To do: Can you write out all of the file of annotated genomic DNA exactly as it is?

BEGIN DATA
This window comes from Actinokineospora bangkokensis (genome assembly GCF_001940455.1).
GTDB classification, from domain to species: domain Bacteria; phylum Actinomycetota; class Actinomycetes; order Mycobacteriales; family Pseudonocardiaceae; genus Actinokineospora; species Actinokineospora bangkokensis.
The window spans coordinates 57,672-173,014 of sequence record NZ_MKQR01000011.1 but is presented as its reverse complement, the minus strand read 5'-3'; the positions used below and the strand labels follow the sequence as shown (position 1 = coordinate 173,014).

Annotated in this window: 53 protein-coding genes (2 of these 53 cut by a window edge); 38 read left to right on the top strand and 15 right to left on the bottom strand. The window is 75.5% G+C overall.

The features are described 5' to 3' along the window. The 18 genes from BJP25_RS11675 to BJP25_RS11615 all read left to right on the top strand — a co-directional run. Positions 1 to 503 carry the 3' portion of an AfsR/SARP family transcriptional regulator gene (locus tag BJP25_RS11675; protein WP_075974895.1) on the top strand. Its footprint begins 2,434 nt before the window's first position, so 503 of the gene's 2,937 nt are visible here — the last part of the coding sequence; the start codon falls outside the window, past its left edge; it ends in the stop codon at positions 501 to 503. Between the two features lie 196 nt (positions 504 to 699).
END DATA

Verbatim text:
This window comes from Actinokineospora bangkokensis (genome assembly GCF_001940455.1).
GTDB classification, from domain to species: domain Bacteria; phylum Actinomycetota; class Actinomycetes; order Mycobacteriales; family Pseudonocardiaceae; genus Actinokineospora; species Actinokineospora bangkokensis.
The window spans coordinates 57,672-173,014 of sequence record NZ_MKQR01000011.1 but is presented as its reverse complement, the minus strand read 5'-3'; the positions used below and the strand labels follow the sequence as shown (position 1 = coordinate 173,014).

Annotated in this window: 53 protein-coding genes (2 of these 53 cut by a window edge); 38 read left to right on the top strand and 15 right to left on the bottom strand. The window is 75.5% G+C overall.

The features are described 5' to 3' along the window. The 18 genes from BJP25_RS11675 to BJP25_RS11615 all read left to right on the top strand — a co-directional run. Positions 1 to 503 carry the 3' portion of an AfsR/SARP family transcriptional regulator gene (locus tag BJP25_RS11675; protein WP_075974895.1) on the top strand. Its footprint begins 2,434 nt before the window's first position, so 503 of the gene's 2,937 nt are visible here — the last part of the coding sequence; the start codon falls outside the window, past its left edge; it ends in the stop codon at positions 501 to 503. Between the two features lie 196 nt (positions 504 to 699).